Phil: A lot of Peel fans used to record his shows, me included, so there might even be a recording of it somewhere. We did get to meet him briefly at a Fall gig in London but didn’t think to ask him if he remembered it. I doubt he would have!

++ And then I have also read that two of you joined a band called The Trout Faced Few. I’ve never heard their songs, were there any releases? And how did they sound like? Similar to Life Studies?

Gray: TFF was a sort of combination of The Erratic Strides and Life Studies with some others thrown in. We sounded pretty much like the Fall. You could get away with it in the mid 80’s in Gloucester as the Fall were not that well know or heard.

Phil: Julian the vocalist did a passable impression of Mark Smith, but there is an obvious Beefheart influence, hence the name.

Gray: We also had two drummers which the Fall had started doing around ’82. That raised a few eyebrows when we played small pubs!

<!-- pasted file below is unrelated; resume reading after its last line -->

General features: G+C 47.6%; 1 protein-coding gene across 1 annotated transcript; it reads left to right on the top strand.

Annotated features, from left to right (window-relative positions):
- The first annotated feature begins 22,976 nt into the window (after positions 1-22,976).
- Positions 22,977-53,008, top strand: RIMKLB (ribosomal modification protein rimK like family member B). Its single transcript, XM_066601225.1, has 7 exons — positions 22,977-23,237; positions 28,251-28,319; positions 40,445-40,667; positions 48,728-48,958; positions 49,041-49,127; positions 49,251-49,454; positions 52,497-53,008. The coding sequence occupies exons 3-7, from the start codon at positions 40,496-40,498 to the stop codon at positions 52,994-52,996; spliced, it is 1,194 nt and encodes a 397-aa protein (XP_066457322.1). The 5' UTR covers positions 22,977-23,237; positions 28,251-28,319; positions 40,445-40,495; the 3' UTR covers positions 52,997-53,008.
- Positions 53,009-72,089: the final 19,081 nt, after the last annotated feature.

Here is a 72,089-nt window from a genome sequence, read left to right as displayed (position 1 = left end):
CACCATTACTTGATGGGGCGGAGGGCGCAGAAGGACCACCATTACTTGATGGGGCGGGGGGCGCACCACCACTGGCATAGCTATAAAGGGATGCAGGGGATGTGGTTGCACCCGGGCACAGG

Phil: There is a video of us in the studio and a studio recording of a few tracks. They’re pretty good. I had switched to playing bass and we used two guitarists and keyboards. After that three of us formed The Citizens and short lived venture that were closer to Life Studies but more electric. There is a video of one of those gigs too.

++ Let’s go back in time now, was Life Studies your first band?

Gray: Not really. I had sang with a rock band but we didn’t last long. Before that in my early teens, me and a friend had a pretend band called ‘Marble Sky”. We had a home made guitar and odd bits of furniture as a drum kit. I seem to remember playing for my sister and some of her friends.